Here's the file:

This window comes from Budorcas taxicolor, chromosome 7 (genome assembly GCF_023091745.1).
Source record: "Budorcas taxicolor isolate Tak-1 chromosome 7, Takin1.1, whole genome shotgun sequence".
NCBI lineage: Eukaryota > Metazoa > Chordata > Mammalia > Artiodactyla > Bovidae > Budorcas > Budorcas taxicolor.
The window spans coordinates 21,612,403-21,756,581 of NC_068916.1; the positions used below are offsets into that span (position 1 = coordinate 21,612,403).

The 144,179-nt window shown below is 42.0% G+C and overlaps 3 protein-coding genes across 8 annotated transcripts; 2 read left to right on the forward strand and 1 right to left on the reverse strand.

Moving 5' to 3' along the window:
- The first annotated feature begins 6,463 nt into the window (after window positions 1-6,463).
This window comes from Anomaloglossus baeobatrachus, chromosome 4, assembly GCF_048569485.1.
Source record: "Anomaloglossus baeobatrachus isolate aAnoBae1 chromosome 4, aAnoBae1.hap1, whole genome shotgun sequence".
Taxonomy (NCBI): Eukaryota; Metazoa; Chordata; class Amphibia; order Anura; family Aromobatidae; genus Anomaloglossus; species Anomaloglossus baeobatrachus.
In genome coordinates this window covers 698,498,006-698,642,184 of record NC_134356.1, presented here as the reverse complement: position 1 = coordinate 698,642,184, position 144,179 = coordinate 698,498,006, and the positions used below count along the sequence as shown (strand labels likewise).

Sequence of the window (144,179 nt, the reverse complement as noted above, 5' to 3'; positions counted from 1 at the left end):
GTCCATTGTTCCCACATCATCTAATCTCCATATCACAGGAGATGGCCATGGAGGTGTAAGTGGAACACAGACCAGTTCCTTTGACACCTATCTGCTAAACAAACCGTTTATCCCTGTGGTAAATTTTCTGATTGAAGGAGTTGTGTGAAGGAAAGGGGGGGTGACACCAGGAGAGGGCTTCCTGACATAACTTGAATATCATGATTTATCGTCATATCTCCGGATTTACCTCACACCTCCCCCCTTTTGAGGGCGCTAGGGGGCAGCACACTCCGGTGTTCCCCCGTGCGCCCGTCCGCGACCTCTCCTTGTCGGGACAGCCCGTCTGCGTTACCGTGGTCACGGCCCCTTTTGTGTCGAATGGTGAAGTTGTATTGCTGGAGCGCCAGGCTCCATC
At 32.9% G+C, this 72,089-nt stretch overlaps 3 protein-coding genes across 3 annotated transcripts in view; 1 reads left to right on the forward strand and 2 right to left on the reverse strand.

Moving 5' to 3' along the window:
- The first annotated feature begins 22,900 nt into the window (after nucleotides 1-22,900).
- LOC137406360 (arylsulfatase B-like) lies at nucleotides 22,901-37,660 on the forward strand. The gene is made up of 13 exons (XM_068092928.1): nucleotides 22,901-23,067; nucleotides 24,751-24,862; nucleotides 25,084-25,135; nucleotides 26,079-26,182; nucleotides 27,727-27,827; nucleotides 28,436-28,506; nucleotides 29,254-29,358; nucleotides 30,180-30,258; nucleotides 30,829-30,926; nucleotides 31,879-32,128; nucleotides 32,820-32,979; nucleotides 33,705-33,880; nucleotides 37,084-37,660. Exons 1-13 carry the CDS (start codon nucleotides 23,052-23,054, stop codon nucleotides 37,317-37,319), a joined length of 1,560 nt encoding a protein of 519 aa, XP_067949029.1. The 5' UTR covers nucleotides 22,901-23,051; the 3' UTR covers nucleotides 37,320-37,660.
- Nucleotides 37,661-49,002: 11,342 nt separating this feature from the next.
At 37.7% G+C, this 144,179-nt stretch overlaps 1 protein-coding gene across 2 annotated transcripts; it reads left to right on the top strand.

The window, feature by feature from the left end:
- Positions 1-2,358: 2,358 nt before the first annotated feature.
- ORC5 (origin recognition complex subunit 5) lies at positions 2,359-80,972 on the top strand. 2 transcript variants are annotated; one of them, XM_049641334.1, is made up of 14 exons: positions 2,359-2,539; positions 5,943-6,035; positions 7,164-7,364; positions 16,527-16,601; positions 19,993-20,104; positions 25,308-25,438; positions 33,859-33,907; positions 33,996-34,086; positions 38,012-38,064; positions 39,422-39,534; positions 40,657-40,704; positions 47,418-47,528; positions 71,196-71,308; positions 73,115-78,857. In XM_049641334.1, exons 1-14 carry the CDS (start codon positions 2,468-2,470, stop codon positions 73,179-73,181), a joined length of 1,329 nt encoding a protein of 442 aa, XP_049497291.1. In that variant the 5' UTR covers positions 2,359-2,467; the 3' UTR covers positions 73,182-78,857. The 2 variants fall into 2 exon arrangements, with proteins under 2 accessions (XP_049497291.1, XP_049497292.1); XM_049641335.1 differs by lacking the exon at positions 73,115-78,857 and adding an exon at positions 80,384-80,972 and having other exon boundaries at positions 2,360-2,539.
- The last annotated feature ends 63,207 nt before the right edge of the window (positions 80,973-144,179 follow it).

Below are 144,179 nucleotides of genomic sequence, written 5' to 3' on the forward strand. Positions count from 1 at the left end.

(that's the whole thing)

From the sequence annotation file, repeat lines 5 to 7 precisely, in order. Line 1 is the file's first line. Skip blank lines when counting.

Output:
The 144,179-nt window shown below is 42.0% G+C and overlaps 3 protein-coding genes across 8 annotated transcripts; 2 read left to right on the forward strand and 1 right to left on the reverse strand.

Moving 5' to 3' along the window:
- The first annotated feature begins 6,463 nt into the window (after window positions 1-6,463).